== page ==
What does Mayella think of Atticus in the book To Kill A Mockingbird?

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bullgatortail eNotes educator| Certified Educator

One of the highlights of the novel is the cross examination by attorney Atticus Finch of Mayella Ewell, who has accused the young black man Tom Robinson of raping her. Atticus begins his questions in an almost gentle, condescending manner before later questioning the honesty and intentions of Mayella. But Mayella finally breaks, and in one short, fiery response, she fires back at Atticus before refusing to answer any more questions:

"...if you fine fancy gentlemen don't wanta do nothin' about it then you're all yellow stinkin' cowards, stinkin' cowards, the lot of you. You're fancy airs don't come to nothin'--your ma'amin' and Miss Mayellerin' don't come to nothin', Mr. Finch."

Because the Ewells are a family of outcasts in Maycomb, Mayella realizes that she will get little special treatment from the townspeople, even though she is white and Tom is black. To her, the honest-to-a-fault Atticus is just another man who looks down his nose at the Ewells.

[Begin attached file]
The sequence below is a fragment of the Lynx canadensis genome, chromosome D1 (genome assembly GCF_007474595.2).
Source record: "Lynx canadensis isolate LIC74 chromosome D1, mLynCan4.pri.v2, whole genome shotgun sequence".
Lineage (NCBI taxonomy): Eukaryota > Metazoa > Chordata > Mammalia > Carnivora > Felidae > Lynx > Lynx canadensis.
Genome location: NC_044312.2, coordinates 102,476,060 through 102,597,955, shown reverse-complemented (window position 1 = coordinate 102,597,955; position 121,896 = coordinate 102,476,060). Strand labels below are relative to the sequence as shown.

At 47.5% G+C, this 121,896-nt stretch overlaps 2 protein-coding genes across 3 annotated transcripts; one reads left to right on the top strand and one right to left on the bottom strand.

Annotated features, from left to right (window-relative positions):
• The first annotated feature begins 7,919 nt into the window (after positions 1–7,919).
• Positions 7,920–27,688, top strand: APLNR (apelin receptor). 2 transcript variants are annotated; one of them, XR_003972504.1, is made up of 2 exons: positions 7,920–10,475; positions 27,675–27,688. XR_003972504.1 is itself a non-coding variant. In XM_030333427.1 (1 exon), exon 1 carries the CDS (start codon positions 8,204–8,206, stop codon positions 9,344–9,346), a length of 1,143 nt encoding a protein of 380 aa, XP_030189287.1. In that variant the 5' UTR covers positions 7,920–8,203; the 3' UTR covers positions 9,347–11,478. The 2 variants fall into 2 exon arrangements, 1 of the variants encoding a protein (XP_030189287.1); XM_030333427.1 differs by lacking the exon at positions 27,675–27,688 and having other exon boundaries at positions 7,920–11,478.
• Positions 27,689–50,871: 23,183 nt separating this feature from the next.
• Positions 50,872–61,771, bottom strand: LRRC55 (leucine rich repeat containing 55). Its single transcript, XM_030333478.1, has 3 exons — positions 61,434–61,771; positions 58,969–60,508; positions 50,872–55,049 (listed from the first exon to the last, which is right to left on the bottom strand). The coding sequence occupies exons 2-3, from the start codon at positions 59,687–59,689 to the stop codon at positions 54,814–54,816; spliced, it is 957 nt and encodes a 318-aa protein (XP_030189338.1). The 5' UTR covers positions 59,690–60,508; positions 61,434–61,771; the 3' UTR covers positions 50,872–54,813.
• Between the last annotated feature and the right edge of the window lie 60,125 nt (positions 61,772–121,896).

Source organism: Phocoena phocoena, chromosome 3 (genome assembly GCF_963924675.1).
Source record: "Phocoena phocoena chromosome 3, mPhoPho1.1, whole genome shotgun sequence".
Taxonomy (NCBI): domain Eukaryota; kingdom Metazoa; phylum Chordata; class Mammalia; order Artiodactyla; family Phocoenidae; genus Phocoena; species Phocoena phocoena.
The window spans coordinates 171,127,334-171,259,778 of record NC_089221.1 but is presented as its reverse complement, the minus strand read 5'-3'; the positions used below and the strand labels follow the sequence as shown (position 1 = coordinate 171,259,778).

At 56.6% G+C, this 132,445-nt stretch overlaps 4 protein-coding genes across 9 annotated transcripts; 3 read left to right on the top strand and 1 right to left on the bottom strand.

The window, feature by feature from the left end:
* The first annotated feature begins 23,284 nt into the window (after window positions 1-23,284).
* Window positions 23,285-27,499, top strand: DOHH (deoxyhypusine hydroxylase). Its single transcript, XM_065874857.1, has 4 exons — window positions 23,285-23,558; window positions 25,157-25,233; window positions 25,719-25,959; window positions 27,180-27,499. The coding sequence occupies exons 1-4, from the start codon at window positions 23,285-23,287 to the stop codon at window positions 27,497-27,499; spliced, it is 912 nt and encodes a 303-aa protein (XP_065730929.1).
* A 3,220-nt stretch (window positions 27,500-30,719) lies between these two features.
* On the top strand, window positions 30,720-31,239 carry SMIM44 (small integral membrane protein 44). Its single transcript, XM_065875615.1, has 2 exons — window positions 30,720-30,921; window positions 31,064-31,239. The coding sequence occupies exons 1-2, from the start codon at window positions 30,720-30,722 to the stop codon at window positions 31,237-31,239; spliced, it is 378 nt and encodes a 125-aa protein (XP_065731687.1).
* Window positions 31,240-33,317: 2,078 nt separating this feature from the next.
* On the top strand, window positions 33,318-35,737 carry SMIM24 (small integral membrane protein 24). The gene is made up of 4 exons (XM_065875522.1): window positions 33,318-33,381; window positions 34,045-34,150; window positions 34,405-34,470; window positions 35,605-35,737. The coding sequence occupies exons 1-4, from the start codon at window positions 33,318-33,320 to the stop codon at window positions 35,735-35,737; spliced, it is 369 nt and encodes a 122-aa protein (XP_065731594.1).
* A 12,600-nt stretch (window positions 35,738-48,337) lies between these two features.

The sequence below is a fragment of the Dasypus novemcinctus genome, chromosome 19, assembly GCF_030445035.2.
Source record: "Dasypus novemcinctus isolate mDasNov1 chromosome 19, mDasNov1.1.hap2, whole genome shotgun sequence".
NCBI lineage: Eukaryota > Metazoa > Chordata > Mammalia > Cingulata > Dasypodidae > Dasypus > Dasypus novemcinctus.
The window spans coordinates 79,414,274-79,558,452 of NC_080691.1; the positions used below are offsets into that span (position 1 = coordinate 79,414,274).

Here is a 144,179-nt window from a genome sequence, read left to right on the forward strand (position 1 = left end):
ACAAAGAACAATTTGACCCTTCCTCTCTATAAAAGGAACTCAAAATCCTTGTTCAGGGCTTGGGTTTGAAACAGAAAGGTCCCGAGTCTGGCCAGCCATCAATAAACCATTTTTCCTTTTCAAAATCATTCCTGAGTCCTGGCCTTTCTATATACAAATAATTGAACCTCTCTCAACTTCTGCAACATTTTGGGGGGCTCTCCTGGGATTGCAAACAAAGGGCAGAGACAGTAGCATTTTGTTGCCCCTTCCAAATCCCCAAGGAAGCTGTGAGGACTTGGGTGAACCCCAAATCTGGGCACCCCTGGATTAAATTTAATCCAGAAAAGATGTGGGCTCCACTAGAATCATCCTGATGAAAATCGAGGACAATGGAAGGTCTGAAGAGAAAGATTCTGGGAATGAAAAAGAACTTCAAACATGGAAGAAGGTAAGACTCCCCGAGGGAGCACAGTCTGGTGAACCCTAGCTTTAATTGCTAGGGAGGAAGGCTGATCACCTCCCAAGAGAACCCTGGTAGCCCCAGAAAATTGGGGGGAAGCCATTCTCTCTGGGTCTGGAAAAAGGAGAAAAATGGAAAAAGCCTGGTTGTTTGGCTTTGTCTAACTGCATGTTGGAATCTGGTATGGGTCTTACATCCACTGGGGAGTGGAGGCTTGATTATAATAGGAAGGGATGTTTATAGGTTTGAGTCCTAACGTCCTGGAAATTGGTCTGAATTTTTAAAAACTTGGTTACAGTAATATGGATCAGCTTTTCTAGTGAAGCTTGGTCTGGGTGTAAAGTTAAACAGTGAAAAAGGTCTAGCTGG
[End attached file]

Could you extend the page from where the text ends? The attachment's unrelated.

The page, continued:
fredc20 | Student

Mayella does not think very highly of Mr. Finch. Her illiterate mind does not allow her to think past her Prejudice upbringing. She has been brought up to think that she is better than black people and to see a white-man defend someone who is charged with a crime against a white person guilty or not leaves her to believe that this white-man has become an enemy to her race. Mr. Finch is not seen as a upper class citizen in Mayella's eyes, rather he represents a member of the Jim Crow culture and thereby, his alliance is to members of his race. He has betrayed this rule and now in her eyes he is no better than the black man accused of the crime.

Read the study guide:
To Kill a Mockingbird

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